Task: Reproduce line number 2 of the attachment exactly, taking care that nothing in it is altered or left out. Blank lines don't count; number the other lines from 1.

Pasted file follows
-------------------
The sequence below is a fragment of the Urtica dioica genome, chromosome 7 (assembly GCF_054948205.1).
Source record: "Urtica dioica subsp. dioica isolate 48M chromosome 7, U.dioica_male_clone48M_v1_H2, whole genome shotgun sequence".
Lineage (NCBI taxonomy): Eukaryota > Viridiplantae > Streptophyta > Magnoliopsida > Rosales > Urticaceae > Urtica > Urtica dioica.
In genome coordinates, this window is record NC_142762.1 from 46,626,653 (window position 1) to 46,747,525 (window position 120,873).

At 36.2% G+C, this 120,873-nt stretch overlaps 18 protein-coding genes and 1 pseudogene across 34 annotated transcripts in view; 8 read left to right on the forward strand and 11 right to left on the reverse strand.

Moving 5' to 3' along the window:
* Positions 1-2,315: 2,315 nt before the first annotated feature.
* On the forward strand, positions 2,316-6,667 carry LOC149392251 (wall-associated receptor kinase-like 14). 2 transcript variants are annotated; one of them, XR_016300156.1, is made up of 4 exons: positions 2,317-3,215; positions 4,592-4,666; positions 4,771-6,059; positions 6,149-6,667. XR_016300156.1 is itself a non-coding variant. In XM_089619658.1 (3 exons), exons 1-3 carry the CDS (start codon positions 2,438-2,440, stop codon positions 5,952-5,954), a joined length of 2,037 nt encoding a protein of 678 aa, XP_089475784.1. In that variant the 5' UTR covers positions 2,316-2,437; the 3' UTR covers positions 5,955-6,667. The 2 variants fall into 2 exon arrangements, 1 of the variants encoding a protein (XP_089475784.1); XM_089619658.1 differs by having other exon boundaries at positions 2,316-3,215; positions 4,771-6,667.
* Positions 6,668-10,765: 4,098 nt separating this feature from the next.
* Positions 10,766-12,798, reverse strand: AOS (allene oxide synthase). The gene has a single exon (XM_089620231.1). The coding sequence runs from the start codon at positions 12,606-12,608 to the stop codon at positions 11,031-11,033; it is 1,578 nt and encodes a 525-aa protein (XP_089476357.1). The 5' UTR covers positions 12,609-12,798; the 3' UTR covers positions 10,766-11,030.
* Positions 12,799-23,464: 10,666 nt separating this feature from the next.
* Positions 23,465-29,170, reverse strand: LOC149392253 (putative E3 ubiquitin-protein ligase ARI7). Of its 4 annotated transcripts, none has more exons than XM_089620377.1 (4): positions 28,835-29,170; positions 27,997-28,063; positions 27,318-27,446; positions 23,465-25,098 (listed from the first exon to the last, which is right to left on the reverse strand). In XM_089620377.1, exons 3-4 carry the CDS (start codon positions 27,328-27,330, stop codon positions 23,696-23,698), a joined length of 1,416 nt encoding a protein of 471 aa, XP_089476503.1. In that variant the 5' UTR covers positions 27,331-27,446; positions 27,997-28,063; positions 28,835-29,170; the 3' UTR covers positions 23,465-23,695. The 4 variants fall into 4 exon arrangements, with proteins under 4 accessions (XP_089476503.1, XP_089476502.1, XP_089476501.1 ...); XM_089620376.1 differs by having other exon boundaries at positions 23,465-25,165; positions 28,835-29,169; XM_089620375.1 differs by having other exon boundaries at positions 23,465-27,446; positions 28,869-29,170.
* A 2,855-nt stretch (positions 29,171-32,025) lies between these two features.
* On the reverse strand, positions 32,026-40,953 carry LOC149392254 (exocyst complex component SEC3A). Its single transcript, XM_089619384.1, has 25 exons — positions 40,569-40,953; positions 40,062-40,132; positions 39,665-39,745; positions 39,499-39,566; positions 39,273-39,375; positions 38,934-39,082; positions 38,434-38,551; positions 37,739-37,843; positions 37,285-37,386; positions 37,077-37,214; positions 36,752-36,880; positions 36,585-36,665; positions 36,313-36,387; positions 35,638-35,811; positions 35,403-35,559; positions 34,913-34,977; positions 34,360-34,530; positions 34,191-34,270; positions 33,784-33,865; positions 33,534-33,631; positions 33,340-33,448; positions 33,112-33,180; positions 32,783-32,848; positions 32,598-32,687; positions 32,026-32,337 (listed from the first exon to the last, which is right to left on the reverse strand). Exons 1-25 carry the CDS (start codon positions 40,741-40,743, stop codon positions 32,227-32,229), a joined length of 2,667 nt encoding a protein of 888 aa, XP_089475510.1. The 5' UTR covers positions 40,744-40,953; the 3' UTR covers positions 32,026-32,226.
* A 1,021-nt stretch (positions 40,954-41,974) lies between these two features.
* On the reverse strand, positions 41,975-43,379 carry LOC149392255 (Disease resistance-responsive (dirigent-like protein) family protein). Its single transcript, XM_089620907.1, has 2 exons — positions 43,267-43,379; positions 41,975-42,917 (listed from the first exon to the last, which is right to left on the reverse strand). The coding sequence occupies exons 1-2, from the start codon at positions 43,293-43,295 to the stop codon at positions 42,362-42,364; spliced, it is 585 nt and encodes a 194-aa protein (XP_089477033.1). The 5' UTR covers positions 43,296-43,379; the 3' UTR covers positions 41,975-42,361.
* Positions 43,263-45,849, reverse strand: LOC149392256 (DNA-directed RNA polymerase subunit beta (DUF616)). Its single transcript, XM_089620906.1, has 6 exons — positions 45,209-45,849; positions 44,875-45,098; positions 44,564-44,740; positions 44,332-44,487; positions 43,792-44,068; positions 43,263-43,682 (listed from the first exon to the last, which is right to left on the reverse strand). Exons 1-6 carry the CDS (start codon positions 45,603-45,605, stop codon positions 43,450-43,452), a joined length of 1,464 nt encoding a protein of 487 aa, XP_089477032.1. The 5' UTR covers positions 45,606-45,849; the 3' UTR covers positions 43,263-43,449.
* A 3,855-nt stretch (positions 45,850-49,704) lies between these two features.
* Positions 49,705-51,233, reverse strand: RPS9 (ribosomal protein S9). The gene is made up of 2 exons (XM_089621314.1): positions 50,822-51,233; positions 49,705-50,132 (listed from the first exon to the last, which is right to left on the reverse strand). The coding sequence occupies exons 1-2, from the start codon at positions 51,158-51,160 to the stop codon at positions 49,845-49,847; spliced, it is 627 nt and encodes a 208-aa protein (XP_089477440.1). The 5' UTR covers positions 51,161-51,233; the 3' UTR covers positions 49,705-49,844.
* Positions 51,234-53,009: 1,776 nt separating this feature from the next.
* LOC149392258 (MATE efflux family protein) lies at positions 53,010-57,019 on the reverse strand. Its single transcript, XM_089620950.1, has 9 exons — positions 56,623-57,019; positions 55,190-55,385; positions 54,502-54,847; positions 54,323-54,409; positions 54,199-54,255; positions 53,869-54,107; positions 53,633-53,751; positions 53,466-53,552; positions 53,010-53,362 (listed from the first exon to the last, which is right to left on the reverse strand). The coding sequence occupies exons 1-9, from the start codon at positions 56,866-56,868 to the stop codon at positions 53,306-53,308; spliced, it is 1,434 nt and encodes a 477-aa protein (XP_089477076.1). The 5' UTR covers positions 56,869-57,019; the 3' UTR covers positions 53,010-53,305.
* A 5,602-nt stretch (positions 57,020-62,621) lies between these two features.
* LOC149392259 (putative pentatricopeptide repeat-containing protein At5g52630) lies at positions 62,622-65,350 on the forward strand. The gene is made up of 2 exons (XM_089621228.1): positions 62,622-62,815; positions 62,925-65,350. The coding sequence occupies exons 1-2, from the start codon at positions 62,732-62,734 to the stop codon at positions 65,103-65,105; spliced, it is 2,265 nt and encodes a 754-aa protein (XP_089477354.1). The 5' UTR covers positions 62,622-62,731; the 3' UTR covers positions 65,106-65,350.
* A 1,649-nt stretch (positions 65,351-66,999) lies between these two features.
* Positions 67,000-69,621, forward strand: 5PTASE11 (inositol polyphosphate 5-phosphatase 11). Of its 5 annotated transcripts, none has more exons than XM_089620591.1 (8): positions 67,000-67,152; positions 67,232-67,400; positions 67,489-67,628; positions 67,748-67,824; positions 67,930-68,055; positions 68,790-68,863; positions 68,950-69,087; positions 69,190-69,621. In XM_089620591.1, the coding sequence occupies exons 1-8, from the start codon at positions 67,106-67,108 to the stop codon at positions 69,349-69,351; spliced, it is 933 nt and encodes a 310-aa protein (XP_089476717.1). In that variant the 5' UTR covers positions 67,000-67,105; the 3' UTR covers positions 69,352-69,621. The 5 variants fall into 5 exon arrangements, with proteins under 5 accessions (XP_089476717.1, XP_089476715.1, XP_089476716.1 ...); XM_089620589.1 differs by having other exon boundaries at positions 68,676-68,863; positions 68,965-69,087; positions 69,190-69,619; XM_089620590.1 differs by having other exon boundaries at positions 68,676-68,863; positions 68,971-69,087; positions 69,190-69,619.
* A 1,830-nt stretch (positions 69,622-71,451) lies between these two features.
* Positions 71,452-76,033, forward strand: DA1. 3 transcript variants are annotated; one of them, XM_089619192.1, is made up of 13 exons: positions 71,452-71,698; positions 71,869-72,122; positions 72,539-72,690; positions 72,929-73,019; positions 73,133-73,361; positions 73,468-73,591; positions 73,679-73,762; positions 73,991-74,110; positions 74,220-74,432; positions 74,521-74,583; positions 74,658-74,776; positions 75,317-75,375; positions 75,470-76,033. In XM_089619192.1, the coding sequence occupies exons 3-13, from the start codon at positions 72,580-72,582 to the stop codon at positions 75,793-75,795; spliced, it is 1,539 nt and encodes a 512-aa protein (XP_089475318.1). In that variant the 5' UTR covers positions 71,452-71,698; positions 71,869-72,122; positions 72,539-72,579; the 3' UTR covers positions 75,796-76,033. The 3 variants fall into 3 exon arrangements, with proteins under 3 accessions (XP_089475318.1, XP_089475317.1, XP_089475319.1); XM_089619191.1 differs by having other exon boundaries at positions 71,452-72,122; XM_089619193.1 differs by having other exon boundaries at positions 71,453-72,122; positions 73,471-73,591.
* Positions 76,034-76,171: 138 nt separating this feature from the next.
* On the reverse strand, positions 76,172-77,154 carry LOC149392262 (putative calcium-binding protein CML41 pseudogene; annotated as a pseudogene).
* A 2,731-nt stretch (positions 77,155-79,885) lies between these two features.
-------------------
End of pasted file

Source record: "Urtica dioica subsp. dioica isolate 48M chromosome 7, U.dioica_male_clone48M_v1_H2, whole genome shotgun sequence".